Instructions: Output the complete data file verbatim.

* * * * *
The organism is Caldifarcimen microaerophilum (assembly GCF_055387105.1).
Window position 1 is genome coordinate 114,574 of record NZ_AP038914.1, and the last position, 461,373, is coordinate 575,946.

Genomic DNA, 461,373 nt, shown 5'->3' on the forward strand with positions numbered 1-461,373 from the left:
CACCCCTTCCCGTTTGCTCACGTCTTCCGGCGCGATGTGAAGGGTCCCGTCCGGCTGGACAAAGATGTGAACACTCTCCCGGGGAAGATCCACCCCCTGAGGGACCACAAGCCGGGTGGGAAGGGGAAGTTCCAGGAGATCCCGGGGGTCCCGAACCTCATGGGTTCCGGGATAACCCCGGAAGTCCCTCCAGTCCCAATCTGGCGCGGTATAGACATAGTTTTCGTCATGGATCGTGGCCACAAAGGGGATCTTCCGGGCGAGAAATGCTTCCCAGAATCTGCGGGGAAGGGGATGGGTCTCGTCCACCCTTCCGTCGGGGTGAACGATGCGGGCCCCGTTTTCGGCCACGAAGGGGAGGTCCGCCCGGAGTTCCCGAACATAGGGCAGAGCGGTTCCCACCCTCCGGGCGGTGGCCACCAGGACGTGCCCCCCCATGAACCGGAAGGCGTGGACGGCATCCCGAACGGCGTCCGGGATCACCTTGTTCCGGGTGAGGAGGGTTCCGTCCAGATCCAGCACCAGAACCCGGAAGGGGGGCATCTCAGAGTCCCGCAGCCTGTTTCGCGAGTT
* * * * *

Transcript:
The organism is Caldifarcimen microaerophilum (assembly GCF_055387105.1).
Window position 1 is genome coordinate 114,574 of record NZ_AP038914.1, and the last position, 461,373, is coordinate 575,946.

Genomic DNA, 461,373 nt, shown 5'->3' on the forward strand with positions numbered 1-461,373 from the left:
CACCCCTTCCCGTTTGCTCACGTCTTCCGGCGCGATGTGAAGGGTCCCGTCCGGCTGGACAAAGATGTGAACACTCTCCCGGGGAAGATCCACCCCCTGAGGGACCACAAGCCGGGTGGGAAGGGGAAGTTCCAGGAGATCCCGGGGGTCCCGAACCTCATGGGTTCCGGGATAACCCCGGAAGTCCCTCCAGTCCCAATCTGGCGCGGTATAGACATAGTTTTCGTCATGGATCGTGGCCACAAAGGGGATCTTCCGGGCGAGAAATGCTTCCCAGAATCTGCGGGGAAGGGGATGGGTCTCGTCCACCCTTCCGTCGGGGTGAACGATGCGGGCCCCGTTTTCGGCCACGAAGGGGAGGTCCGCCCGGAGTTCCCGAACATAGGGCAGAGCGGTTCCCACCCTCCGGGCGGTGGCCACCAGGACGTGCCCCCCCATGAACCGGAAGGCGTGGACGGCATCCCGAACGGCGTCCGGGATCACCTTGTTCCGGGTGAGGAGGGTTCCGTCCAGATCCAGCACCAGAACCCGGAAGGGGGGCATCTCAGAGTCCCGCAGCCTGTTTCGCGAGTT